Columnist image
Dale Jackson

Your Personal Investor

|Archive

You might want to pay special attention to your investments when third quarter earnings season kicks off later this month.

Earnings for companies listed on the S&P 500 are expected to rise a whopping 20 per cent compared to last year, but the growing global trade war could bring some shocks, as the world’s biggest companies assess the impact on their bottom lines. 

For globally diversified portfolios that means different companies will be affected in different ways. According to financial data firm Factset, U.S.-based companies that earn more revenue overseas earnings are expected to perform better. Companies that generate more than half of their sales outside the U.S. are expected to grow by 24 per cent, while those that generate most of their revenue domestically will grow by 17 per cent, Factset said.

The second quarter is expected to reveal if, or how, tariffs and counter-tariffs will impact that balance. Many companies popular in Canadian portfolios could also reveal how the trade war will impact earnings for the rest of the year.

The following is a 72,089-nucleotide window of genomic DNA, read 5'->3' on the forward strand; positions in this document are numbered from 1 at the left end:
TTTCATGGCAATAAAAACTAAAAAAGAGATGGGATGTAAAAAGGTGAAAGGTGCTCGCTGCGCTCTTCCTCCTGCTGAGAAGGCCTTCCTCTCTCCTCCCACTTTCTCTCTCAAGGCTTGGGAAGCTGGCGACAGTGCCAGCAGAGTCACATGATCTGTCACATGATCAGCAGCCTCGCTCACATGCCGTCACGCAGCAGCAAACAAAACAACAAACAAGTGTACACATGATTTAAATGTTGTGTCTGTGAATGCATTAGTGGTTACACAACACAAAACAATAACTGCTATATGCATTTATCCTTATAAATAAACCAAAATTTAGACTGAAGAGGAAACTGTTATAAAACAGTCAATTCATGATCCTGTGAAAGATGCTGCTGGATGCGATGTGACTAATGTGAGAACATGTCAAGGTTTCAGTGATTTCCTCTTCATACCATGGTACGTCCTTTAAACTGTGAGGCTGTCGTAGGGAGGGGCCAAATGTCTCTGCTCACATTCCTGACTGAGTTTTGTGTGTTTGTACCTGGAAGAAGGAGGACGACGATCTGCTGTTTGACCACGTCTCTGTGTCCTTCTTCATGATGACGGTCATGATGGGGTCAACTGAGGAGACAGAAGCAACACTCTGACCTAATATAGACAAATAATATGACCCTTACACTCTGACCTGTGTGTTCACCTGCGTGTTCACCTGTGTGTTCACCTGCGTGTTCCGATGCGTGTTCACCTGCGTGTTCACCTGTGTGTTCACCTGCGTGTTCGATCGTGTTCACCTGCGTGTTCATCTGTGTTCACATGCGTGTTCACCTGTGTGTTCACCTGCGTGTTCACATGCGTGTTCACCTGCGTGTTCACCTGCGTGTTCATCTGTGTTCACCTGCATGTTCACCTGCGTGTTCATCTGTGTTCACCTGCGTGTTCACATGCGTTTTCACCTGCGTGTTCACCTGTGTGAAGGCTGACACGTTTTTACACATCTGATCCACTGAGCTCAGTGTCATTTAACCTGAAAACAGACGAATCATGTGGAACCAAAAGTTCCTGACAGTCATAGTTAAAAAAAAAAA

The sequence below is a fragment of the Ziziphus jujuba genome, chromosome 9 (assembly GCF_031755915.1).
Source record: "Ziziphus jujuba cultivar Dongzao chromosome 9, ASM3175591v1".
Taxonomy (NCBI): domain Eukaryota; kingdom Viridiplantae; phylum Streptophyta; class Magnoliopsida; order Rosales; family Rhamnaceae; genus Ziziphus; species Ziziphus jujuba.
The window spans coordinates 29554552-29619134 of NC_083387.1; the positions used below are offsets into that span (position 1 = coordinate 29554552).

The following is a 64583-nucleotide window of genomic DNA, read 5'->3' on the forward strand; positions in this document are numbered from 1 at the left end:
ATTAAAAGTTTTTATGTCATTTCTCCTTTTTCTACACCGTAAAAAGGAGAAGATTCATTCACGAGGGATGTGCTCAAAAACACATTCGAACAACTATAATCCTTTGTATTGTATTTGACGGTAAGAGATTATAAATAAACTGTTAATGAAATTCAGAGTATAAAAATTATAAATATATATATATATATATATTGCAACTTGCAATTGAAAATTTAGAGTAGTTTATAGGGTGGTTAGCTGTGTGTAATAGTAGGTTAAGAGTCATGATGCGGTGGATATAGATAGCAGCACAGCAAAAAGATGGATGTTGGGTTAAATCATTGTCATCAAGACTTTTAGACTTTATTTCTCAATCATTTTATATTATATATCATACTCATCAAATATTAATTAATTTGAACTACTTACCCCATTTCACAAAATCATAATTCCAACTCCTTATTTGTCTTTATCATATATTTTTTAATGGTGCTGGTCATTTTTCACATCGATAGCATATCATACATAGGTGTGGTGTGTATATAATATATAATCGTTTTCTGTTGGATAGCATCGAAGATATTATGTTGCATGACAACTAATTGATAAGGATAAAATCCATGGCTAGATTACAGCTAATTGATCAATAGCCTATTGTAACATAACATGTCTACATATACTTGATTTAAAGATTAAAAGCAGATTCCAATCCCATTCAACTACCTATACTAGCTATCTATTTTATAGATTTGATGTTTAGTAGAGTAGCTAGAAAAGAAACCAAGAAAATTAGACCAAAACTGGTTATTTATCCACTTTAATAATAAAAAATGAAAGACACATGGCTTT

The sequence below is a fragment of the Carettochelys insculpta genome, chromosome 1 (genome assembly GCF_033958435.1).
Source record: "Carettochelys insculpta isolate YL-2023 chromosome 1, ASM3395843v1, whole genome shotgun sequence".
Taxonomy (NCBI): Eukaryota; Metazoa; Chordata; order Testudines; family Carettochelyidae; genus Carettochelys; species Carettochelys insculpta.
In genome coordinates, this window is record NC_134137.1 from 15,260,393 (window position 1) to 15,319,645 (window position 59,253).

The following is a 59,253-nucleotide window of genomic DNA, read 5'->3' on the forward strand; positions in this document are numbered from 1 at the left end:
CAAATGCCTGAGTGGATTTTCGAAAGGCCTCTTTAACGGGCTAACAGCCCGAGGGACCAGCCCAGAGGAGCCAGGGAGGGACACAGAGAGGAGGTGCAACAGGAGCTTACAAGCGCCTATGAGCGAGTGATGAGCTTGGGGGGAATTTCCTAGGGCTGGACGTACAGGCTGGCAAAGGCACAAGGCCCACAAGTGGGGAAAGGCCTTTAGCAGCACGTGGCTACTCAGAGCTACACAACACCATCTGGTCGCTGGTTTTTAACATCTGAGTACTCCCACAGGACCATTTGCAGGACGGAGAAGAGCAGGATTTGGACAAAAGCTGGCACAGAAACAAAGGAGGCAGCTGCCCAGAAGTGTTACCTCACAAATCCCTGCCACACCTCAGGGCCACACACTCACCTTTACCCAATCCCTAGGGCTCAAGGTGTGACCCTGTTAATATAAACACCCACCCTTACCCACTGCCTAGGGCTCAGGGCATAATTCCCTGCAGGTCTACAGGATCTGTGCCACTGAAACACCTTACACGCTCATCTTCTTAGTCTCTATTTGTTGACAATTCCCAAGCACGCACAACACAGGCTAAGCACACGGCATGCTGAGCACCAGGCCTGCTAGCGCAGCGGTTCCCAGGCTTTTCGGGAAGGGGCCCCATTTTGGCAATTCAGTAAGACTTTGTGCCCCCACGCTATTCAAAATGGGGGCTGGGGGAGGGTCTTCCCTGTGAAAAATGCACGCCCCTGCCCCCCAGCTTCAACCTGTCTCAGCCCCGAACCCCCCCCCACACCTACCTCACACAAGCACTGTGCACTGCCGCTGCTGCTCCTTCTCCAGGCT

Yet the whole trade war nonsense could be resolved within a week. No one knows how it will end, but there is a way for investors to hedge the uncertainty through exchange traded funds (ETFs) that favour U.S.-listed companies with more global exposure.

Many ETF providers offers funds that track U.S.-listed funds with at least 50 per cent of their revenue generated outside the U.S. The iShares Global Consumer Staples ETF (KXI), for example, holds international companies like Procter & Gamble, Coca-Cola and Walmart.

Contrast that with the performance of a U.S.-focused consumer staples ETF, such as the Vanguard Consumer Staples ETF (VDC), and you will find two very different U.S. consumer staples ETFs.